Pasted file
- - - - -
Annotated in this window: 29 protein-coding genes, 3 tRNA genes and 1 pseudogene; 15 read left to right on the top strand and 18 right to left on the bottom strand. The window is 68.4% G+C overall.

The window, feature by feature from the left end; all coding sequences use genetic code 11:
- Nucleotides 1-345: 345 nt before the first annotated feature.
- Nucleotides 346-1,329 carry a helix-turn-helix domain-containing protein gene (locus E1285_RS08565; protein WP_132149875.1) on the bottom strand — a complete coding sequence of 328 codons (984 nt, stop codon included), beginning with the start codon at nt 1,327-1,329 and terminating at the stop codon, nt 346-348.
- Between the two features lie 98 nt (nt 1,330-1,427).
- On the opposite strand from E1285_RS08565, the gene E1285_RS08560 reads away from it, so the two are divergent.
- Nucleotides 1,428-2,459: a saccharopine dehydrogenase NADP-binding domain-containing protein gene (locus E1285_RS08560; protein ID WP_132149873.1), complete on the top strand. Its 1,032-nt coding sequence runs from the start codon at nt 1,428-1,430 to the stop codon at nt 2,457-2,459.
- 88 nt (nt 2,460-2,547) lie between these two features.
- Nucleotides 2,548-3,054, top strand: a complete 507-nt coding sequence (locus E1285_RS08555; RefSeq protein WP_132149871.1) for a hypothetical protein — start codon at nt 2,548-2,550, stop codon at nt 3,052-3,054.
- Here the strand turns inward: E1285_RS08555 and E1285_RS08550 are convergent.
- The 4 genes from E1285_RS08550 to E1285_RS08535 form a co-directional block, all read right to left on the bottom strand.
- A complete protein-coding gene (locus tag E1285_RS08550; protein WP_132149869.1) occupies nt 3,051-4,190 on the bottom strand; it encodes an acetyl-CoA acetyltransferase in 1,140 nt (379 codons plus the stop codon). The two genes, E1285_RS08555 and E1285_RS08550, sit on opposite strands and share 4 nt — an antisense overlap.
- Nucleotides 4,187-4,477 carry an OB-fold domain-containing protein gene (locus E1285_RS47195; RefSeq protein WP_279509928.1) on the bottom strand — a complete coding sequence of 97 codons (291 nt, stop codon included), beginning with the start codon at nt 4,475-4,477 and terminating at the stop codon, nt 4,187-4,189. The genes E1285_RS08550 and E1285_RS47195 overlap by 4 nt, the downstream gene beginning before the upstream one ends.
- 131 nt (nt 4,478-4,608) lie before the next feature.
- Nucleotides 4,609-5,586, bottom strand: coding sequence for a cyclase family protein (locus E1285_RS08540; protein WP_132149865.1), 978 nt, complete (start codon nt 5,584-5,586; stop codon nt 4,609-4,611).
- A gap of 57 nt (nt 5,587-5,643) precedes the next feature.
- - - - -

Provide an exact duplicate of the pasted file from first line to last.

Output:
Annotated in this window: 29 protein-coding genes, 3 tRNA genes and 1 pseudogene; 15 read left to right on the top strand and 18 right to left on the bottom strand. The window is 68.4% G+C overall.

The window, feature by feature from the left end; all coding sequences use genetic code 11:
- Nucleotides 1-345: 345 nt before the first annotated feature.
- Nucleotides 346-1,329 carry a helix-turn-helix domain-containing protein gene (locus E1285_RS08565; protein WP_132149875.1) on the bottom strand — a complete coding sequence of 328 codons (984 nt, stop codon included), beginning with the start codon at nt 1,327-1,329 and terminating at the stop codon, nt 346-348.
- Between the two features lie 98 nt (nt 1,330-1,427).
- On the opposite strand from E1285_RS08565, the gene E1285_RS08560 reads away from it, so the two are divergent.
- Nucleotides 1,428-2,459: a saccharopine dehydrogenase NADP-binding domain-containing protein gene (locus E1285_RS08560; protein ID WP_132149873.1), complete on the top strand. Its 1,032-nt coding sequence runs from the start codon at nt 1,428-1,430 to the stop codon at nt 2,457-2,459.
- 88 nt (nt 2,460-2,547) lie between these two features.
- Nucleotides 2,548-3,054, top strand: a complete 507-nt coding sequence (locus E1285_RS08555; RefSeq protein WP_132149871.1) for a hypothetical protein — start codon at nt 2,548-2,550, stop codon at nt 3,052-3,054.
- Here the strand turns inward: E1285_RS08555 and E1285_RS08550 are convergent.
- The 4 genes from E1285_RS08550 to E1285_RS08535 form a co-directional block, all read right to left on the bottom strand.
- A complete protein-coding gene (locus tag E1285_RS08550; protein WP_132149869.1) occupies nt 3,051-4,190 on the bottom strand; it encodes an acetyl-CoA acetyltransferase in 1,140 nt (379 codons plus the stop codon). The two genes, E1285_RS08555 and E1285_RS08550, sit on opposite strands and share 4 nt — an antisense overlap.
- Nucleotides 4,187-4,477 carry an OB-fold domain-containing protein gene (locus E1285_RS47195; RefSeq protein WP_279509928.1) on the bottom strand — a complete coding sequence of 97 codons (291 nt, stop codon included), beginning with the start codon at nt 4,475-4,477 and terminating at the stop codon, nt 4,187-4,189. The genes E1285_RS08550 and E1285_RS47195 overlap by 4 nt, the downstream gene beginning before the upstream one ends.
- 131 nt (nt 4,478-4,608) lie before the next feature.
- Nucleotides 4,609-5,586, bottom strand: coding sequence for a cyclase family protein (locus E1285_RS08540; protein WP_132149865.1), 978 nt, complete (start codon nt 5,584-5,586; stop codon nt 4,609-4,611).
- A gap of 57 nt (nt 5,587-5,643) precedes the next feature.